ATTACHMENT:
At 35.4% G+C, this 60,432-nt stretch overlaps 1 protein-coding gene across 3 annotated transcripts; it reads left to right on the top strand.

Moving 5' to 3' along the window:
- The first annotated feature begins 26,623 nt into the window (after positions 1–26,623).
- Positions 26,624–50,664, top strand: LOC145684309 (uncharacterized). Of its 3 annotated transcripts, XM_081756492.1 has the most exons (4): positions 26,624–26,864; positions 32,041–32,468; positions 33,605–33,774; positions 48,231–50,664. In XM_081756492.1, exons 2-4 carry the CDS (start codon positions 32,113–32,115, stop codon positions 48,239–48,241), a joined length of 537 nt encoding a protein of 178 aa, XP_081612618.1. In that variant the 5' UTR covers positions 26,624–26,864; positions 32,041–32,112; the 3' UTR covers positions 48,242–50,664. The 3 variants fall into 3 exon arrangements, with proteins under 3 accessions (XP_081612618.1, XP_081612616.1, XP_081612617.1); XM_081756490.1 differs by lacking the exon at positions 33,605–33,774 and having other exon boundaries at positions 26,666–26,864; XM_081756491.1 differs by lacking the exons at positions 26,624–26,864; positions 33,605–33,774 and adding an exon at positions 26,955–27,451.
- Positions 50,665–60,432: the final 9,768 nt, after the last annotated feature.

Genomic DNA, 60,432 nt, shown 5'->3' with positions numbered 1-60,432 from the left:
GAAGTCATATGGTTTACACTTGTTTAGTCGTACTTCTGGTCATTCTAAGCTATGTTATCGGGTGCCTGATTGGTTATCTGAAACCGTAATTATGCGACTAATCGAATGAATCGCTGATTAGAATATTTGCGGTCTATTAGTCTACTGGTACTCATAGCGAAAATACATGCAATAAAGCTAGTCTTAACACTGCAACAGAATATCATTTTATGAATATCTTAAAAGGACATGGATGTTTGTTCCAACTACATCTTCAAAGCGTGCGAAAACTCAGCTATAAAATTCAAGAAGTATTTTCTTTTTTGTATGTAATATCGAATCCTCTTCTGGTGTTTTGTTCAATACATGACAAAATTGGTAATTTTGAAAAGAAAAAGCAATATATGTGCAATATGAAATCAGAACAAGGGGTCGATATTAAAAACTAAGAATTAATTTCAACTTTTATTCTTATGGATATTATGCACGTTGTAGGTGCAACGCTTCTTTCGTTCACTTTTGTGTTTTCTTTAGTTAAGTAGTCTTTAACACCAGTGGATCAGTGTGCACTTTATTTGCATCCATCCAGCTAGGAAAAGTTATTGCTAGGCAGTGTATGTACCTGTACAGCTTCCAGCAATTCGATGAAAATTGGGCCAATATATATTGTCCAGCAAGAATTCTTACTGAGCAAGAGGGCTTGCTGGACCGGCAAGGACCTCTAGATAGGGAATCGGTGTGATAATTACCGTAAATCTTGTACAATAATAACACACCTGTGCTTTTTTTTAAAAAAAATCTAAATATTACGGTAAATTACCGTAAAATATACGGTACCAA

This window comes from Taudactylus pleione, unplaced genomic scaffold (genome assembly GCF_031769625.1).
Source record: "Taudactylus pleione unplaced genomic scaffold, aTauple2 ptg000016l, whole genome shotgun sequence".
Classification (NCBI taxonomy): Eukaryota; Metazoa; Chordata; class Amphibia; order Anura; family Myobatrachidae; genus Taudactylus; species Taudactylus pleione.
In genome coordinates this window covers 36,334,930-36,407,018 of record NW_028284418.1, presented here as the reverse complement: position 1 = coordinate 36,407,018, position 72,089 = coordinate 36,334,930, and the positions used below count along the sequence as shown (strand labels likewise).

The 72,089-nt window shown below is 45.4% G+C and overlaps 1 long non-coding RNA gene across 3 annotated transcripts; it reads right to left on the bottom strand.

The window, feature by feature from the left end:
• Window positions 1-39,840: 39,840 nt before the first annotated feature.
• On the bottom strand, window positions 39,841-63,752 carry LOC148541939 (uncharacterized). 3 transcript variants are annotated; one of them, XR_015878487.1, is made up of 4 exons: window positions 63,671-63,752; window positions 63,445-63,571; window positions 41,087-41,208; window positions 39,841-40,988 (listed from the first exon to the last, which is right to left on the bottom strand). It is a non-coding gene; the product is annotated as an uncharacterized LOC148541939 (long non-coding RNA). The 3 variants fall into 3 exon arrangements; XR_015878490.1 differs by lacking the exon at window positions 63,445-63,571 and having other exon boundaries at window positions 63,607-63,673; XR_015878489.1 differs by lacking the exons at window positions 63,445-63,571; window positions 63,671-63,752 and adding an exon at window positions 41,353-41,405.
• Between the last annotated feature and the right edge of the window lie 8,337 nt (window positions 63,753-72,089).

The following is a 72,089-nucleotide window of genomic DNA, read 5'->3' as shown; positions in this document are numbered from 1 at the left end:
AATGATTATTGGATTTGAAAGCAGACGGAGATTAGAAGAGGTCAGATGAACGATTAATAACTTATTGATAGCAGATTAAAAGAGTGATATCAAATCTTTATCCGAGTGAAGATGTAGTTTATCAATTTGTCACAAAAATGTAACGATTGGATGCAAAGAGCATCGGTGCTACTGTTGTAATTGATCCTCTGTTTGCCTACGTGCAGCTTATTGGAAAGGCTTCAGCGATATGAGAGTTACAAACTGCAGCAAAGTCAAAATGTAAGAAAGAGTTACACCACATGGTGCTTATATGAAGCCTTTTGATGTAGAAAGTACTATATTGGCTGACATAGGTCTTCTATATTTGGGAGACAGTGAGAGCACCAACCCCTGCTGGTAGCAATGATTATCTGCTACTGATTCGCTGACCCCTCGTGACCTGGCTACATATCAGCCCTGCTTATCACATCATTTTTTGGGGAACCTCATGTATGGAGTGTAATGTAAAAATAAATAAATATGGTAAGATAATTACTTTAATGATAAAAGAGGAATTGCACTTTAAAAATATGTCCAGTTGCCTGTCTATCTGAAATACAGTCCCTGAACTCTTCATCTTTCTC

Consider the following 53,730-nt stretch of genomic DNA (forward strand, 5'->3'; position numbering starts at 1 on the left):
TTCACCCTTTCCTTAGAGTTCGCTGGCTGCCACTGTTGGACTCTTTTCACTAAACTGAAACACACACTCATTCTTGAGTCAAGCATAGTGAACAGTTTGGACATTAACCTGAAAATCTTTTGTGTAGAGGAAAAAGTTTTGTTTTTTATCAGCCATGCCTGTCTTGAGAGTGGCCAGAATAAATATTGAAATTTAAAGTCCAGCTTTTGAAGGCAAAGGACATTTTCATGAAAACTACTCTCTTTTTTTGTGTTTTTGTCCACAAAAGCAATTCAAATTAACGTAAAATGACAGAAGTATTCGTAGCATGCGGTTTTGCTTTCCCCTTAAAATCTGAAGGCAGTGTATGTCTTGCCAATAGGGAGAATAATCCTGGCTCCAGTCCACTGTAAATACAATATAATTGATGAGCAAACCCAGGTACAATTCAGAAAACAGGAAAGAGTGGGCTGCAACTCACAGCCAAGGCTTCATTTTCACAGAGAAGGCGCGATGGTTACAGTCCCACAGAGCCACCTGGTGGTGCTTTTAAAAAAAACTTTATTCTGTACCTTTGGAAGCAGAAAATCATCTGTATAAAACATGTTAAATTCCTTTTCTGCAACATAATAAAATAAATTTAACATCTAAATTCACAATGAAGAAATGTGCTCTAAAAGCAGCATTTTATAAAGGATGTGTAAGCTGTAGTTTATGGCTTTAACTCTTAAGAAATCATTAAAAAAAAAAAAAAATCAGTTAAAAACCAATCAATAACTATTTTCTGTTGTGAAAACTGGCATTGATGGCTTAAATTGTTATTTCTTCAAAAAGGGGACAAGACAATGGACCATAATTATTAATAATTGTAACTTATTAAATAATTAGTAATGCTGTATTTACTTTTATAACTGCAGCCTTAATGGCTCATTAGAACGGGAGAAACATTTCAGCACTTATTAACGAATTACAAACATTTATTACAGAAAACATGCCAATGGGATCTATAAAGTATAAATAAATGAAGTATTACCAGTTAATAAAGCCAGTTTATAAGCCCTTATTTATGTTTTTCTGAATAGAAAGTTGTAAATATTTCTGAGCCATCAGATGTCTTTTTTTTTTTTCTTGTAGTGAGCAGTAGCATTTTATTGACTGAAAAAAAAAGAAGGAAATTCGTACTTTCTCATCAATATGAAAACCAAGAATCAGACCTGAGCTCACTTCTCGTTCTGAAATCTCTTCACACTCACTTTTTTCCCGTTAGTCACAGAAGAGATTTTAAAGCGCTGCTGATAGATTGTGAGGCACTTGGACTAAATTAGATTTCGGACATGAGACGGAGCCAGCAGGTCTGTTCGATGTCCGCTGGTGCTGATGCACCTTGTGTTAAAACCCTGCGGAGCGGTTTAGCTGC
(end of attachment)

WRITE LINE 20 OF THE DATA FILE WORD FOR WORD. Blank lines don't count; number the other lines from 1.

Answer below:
TTCACCCTTTCCTTAGAGTTCGCTGGCTGCCACTGTTGGACTCTTTTCACTAAACTGAAACACACACTCATTCTTGAGTCAAGCATAGTGAACAGTTTGGACATTAACCTGAAAATCTTTTGTGTAGAGGAAAAAGTTTTGTTTTTTATCAGCCATGCCTGTCTTGAGAGTGGCCAGAATAAATATTGAAATTTAAAGTCCAGCTTTTGAAGGCAAAGGACATTTTCATGAAAACTACTCTCTTTTTTTGTGTTTTTGTCCACAAAAGCAATTCAAATTAACGTAAAATGACAGAAGTATTCGTAGCATGCGGTTTTGCTTTCCCCTTAAAATCTGAAGGCAGTGTATGTCTTGCCAATAGGGAGAATAATCCTGGCTCCAGTCCACTGTAAATACAATATAATTGATGAGCAAACCCAGGTACAATTCAGAAAACAGGAAAGAGTGGGCTGCAACTCACAGCCAAGGCTTCATTTTCACAGAGAAGGCGCGATGGTTACAGTCCCACAGAGCCACCTGGTGGTGCTTTTAAAAAAAACTTTATTCTGTACCTTTGGAAGCAGAAAATCATCTGTATAAAACATGTTAAATTCCTTTTCTGCAACATAATAAAATAAATTTAACATCTAAATTCACAATGAAGAAATGTGCTCTAAAAGCAGCATTTTATAAAGGATGTGTAAGCTGTAGTTTATGGCTTTAACTCTTAAGAAATCATTAAAAAAAAAAAAAAATCAGTTAAAAACCAATCAATAACTATTTTCTGTTGTGAAAACTGGCATTGATGGCTTAAATTGTTATTTCTTCAAAAAGGGGACAAGACAATGGACCATAATTATTAATAATTGTAACTTATTAAATAATTAGTAATGCTGTATTTACTTTTATAACTGCAGCCTTAATGGCTCATTAGAACGGGAGAAACATTTCAGCACTTATTAACGAATTACAAACATTTATTACAGAAAACATGCCAATGGGATCTATAAAGTATAAATAAATGAAGTATTACCAGTTAATAAAGCCAGTTTATAAGCCCTTATTTATGTTTTTCTGAATAGAAAGTTGTAAATATTTCTGAGCCATCAGATGTCTTTTTTTTTTTTCTTGTAGTGAGCAGTAGCATTTTATTGACTGAAAAAAAAAGAAGGAAATTCGTACTTTCTCATCAATATGAAAACCAAGAATCAGACCTGAGCTCACTTCTCGTTCTGAAATCTCTTCACACTCACTTTTTTCCCGTTAGTCACAGAAGAGATTTTAAAGCGCTGCTGATAGATTGTGAGGCACTTGGACTAAATTAGATTTCGGACATGAGACGGAGCCAGCAGGTCTGTTCGATGTCCGCTGGTGCTGATGCACCTTGTGTTAAAACCCTGCGGAGCGGTTTAGCTGC